And finally… Marilyn Monroe’s former home granted historic cultural monument status

And finally... Marilyn Monroe’s former home granted historic cultural monument status

The former home of Marilyn Monroe has been saved from demolition after Los Angeles officials granted it historic cultural monument status, over the objections of its wealthy owners.

The Spanish colonial-style house, in the leafy Brentwood area, became the subject of a row that pitted conservationists against an heiress to a billion-dollar fortune and her television producer husband.

Brinah Milstein and Roy Bank, who also own the home next door, bought the property for $8.35 million in July last year and wanted to bulldoze it to expand their estate.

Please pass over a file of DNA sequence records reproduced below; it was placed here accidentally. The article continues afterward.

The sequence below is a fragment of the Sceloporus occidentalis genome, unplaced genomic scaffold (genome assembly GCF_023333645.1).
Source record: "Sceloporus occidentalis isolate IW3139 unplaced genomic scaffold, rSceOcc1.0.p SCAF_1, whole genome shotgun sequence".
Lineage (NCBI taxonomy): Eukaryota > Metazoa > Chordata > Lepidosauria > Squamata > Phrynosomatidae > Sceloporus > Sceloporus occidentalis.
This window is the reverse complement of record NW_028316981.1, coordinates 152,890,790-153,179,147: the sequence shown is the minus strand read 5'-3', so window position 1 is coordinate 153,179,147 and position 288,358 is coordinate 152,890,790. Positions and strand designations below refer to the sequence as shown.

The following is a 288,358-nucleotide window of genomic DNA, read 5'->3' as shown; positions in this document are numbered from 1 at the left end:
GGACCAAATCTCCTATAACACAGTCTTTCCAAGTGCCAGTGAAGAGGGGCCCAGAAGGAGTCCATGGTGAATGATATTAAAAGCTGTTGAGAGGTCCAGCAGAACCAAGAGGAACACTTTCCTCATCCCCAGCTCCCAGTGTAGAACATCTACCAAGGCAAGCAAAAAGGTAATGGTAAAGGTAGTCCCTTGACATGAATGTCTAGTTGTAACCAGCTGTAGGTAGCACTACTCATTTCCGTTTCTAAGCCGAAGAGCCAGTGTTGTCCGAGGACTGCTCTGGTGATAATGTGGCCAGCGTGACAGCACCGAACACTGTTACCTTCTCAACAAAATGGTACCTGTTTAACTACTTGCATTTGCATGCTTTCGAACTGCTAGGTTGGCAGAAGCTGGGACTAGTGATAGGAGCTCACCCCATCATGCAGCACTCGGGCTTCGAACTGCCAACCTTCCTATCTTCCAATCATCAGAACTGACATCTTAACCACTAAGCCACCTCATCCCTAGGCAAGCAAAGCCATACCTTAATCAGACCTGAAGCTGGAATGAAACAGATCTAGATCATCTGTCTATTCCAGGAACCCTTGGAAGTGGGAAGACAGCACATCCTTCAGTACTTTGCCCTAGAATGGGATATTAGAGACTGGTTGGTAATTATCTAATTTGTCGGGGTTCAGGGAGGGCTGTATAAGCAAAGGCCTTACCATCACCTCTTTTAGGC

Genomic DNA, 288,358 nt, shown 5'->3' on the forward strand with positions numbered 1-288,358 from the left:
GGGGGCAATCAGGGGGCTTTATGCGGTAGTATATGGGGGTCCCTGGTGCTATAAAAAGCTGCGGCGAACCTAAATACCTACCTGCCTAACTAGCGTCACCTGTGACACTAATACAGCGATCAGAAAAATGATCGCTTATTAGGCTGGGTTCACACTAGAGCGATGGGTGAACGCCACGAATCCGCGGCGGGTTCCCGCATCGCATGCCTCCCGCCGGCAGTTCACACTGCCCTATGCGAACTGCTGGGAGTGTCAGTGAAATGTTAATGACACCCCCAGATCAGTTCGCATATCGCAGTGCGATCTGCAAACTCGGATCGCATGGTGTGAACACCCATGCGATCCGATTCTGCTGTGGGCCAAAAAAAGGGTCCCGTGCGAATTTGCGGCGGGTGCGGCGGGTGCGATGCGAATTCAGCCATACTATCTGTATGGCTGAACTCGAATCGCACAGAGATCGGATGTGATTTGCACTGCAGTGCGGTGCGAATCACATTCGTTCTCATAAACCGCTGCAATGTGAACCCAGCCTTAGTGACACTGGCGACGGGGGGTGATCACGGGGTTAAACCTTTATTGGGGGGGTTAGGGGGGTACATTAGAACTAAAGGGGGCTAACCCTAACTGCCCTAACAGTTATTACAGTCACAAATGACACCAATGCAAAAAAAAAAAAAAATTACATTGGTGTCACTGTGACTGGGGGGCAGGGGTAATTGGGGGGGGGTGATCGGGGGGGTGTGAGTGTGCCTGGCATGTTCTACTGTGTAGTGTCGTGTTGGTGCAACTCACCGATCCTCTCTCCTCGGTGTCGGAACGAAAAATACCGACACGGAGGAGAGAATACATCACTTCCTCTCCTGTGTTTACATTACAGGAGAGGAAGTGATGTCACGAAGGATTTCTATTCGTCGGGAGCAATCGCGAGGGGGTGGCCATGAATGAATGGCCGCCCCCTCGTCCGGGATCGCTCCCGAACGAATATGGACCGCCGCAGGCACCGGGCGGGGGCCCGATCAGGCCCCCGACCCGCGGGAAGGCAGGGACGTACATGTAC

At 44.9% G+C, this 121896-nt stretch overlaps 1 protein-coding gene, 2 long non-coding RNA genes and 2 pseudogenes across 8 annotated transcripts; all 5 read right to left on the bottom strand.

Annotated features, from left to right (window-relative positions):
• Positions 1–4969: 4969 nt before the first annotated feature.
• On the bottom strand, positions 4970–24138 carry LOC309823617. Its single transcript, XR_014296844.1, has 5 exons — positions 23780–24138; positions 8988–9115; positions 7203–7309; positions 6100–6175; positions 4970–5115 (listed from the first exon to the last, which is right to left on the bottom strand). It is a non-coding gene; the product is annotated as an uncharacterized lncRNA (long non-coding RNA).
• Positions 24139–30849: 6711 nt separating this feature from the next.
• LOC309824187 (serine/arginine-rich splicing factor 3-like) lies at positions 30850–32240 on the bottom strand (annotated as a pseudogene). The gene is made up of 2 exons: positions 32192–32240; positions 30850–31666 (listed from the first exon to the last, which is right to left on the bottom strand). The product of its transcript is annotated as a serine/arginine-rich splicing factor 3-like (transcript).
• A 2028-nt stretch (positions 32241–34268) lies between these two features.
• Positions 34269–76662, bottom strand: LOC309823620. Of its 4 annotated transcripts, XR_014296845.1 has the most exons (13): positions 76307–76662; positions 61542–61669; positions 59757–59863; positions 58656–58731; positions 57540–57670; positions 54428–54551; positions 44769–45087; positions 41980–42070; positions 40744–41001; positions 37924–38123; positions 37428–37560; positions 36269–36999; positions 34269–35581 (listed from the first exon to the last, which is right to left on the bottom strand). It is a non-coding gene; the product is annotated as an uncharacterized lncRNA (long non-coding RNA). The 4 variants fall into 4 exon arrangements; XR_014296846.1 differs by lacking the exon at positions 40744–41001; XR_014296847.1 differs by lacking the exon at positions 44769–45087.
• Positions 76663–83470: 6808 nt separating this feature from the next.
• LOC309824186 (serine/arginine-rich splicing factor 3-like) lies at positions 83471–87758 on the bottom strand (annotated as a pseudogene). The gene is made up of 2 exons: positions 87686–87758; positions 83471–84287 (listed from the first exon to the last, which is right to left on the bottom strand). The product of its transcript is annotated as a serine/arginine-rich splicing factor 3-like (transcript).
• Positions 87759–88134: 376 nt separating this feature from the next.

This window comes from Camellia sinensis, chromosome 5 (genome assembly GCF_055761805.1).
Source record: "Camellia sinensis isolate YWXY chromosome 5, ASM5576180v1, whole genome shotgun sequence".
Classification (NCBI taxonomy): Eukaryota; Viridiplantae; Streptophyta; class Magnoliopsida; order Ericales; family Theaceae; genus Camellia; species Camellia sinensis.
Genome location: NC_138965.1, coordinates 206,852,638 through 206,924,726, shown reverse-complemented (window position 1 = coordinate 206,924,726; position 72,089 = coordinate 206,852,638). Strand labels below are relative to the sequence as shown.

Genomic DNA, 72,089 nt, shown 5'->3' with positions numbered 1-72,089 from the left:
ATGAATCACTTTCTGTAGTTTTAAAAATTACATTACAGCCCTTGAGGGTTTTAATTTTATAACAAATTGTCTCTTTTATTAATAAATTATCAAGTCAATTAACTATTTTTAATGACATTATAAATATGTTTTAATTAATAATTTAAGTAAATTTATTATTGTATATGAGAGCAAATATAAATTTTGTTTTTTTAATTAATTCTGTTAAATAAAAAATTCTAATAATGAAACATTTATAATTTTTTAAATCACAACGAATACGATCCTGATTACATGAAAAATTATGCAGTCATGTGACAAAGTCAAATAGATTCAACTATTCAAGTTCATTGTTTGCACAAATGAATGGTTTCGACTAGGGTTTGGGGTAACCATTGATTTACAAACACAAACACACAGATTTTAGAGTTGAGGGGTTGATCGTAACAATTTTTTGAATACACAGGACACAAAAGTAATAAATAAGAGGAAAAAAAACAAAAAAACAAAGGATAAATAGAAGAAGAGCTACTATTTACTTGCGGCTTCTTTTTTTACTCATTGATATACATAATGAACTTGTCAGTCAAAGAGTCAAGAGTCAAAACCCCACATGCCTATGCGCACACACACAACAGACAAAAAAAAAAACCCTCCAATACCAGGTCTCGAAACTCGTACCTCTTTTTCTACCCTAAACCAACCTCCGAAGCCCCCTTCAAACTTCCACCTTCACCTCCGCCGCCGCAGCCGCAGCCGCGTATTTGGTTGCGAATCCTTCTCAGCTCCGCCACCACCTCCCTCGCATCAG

However, Monroe fans and Los Angeles preservationists opposed the plans and have now won the battle after the city council voted unanimously to designate the property a cultural monument.

Kim Cooper and Richard Schave, preservationists who run the Los Angeles touring company Esotouric, had played leading roles in the campaign to save the house and spoke of their delight at the result.

“Many, many people are feeling great relief today because something they know is important is protected,” Cooper told The Times. “The city has done the right thing and they’ve put the memory of Marilyn Monroe and the significance of her place on this planet in the front of everyone’s mind.”

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